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SE Cornerstone using VR, reading, volunteerism with students

There are a number of innovations in curriculum and technology being implemented in Southeast Cornerstone schools to increase the opportunities for learning.

WEYBURN – There are a number of innovations in curriculum and technology being implemented in Southeast Cornerstone schools to increase the students level of interest and opportunities for learning.

Curriculum coordinator Michael Graham provided a presentation to the board of trustees at their March meeting, including a demo of using virtual reality gear to teach courses, in this case, welding.

Using trustee Megan Schick to demonstrate how the VR headset works for welding, a screen showed exactly what she was looking at, and the trustees watched as she went through steps in welding, showing what the technology is capable of.

Graham noted this program was used at the Estevan Comp school, but noted there are about 32 simulations available on a variety of subjects.

Examples included being a front desk attendant at a hotel in a hospitality course, or medical lab technician, or agriculturally-related positions, such as an agrologist.

“It’s very much a high school program, as one aspect is the headsets are heavy for younger students to handle,” said Graham.

The welding program that Schick demonstrated wouldn’t replace a welding shop, but it can be used to complement a welding program. “I think the transferable skills will be there,” he said.

He went through a number of other things his department works to expand learning opportunities for students, such as the Canadian Kangaroo Math contest, which is a challenging grade-level match contest.

This year, schools were provided the ability to register as school writing centres. Legacy Park has registered 19 Grade 5 students as part of an enrichment program, while Assiniboia Park has registered four.

Last year, students at Legacy Park had regional first and second places, and a Grade 5 student at APES was a regional first place.

There was a reading contest held that had 654 students take part, reading 4,912 books, and recording a total of 191,210 minutes read, or 3,187 hours.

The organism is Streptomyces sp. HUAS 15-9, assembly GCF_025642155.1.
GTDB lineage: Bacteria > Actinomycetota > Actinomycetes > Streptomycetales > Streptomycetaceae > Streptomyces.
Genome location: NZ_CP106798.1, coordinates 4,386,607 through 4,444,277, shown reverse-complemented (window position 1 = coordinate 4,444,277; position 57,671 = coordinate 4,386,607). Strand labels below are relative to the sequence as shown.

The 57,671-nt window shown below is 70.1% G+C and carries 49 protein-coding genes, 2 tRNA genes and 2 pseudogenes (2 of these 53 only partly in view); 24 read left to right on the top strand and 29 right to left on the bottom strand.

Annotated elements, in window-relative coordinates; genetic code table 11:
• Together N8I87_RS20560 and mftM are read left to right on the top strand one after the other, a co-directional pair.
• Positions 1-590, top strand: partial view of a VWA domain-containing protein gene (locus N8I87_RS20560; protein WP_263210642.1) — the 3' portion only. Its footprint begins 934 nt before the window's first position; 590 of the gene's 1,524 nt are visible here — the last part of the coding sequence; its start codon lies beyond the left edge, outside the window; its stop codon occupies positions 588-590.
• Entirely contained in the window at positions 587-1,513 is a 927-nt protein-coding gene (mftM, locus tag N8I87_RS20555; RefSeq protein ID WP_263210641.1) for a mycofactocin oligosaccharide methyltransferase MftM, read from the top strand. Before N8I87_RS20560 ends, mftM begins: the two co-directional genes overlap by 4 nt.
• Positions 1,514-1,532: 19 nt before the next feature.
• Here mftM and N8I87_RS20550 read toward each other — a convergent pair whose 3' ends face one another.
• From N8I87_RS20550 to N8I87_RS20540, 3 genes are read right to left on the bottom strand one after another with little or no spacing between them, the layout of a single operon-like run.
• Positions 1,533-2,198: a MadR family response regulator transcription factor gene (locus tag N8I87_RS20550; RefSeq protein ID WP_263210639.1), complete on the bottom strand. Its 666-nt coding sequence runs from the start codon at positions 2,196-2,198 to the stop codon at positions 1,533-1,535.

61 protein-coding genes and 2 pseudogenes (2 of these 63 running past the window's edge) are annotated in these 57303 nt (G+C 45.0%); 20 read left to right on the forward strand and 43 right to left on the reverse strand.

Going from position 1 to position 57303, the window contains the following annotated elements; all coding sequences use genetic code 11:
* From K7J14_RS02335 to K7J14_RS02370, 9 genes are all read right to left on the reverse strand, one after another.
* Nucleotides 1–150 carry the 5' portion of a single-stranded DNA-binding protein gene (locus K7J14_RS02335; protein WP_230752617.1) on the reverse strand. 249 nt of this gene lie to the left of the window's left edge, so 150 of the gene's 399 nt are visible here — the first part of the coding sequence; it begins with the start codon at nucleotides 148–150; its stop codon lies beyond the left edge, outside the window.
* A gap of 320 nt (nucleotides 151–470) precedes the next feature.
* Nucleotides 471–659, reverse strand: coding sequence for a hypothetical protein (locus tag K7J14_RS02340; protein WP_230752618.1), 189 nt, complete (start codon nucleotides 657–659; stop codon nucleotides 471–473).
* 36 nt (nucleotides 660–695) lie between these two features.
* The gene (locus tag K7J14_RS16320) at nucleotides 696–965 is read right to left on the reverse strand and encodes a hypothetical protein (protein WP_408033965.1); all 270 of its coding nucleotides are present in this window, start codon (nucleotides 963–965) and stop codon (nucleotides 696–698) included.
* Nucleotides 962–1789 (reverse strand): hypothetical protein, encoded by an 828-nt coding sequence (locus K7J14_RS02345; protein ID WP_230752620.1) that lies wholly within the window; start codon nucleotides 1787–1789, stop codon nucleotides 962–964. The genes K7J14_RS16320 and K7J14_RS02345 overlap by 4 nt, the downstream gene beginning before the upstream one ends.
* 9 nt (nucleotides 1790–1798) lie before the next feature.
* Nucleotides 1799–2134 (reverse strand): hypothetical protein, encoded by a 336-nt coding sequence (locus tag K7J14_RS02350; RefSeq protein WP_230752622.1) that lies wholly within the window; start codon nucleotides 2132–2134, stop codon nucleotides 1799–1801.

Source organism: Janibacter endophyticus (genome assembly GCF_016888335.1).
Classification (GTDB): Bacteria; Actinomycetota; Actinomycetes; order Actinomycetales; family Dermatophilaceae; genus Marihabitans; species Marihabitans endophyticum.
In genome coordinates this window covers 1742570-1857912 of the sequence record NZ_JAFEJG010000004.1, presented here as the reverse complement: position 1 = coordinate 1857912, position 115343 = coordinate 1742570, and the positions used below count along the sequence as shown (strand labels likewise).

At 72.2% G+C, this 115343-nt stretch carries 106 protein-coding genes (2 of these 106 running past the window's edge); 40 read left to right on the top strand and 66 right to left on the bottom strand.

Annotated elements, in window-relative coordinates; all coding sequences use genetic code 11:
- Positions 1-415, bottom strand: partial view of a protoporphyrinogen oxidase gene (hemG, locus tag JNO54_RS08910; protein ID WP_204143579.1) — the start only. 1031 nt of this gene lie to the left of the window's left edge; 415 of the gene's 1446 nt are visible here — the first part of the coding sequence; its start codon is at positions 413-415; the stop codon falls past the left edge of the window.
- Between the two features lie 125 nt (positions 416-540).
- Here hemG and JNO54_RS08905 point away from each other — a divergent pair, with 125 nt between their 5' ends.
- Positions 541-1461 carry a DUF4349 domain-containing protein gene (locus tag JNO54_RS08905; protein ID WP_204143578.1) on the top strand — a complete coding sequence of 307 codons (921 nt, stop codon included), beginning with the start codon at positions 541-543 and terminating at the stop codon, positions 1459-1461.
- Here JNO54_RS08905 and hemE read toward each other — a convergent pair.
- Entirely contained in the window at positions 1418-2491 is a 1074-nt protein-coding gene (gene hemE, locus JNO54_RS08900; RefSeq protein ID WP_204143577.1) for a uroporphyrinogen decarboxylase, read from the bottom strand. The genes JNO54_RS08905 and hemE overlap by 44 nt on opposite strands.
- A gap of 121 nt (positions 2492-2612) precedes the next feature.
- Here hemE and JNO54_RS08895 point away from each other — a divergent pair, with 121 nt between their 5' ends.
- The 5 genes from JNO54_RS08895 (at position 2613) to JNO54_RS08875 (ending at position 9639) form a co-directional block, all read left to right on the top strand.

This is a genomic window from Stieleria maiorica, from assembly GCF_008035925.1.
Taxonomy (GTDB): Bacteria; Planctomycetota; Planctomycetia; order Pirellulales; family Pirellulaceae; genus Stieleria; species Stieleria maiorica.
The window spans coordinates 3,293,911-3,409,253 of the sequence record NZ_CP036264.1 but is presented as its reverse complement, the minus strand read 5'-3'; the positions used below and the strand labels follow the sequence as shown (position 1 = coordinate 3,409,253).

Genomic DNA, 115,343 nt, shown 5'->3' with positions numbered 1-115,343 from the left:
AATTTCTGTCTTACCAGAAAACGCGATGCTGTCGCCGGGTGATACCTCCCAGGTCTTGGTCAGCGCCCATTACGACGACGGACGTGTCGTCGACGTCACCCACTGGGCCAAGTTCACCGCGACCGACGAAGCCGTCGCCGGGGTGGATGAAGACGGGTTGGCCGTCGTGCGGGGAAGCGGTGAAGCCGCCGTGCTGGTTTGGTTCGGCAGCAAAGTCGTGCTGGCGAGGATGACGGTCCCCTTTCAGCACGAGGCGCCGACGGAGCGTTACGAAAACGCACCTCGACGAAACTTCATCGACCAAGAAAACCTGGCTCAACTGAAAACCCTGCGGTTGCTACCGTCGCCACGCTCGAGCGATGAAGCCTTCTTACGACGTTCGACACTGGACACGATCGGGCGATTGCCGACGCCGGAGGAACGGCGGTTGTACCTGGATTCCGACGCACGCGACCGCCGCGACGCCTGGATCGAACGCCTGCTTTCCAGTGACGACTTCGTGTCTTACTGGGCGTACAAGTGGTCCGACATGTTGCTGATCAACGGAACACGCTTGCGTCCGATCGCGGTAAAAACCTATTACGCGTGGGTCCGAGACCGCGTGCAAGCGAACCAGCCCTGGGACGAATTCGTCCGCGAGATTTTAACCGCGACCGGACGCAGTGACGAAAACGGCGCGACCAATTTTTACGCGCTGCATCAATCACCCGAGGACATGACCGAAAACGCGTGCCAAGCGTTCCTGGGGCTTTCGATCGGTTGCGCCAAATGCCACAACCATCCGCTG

A new initiative for high school students is a Volunteerism 30 credit, available for any student in Grades 10, 11 or 12, and it recognizes 100 hours of volunteer service completed over their three high school years.

Graham noted that players with the Weyburn Gold Wings have used such volunteerism efforts as coaching young girls in hockey, or doing community service in a school or organization.

Another way students are supported are dual credit course options, apprenticeship credits and special projects credits, power engineering, and agriculture equipment technician or parts technician courses.

Currently there are 81 dual credit option, with 21 partnering institution or organizations. There have been 14 completed dual credits so far.

Under apprenticeship credits, there were 32 completed credits in 2022-23, and as of two weeks ago, there 11 completed credits so far this school year with 23 projected to be completed. For special projects, there were 72 completed credits last year, and so far this year there are 23 completed projects, with another 60 or so projected for the current school year.

Graham noted there was one applicant for mixed MMA instructor, and other one working on becoming a trainer for outdoor survival skills.

There are three current registrations for power engineering 20/30, and 20 registrations for ag equipment tech or parts tech, with 20-30 seats available.

Coming changes in curriculum for high school includes a Financial Literacy 10 course that will be starting for Grade 10 students next year, and it will become a graduation requirement; reducing the number of required credits for English Language Arts from 5 to 3; Social studies being reduced from 3 to 2 credits, plus increasing the number of elective credits available. Graham noted that students still need 24 credits to graduate.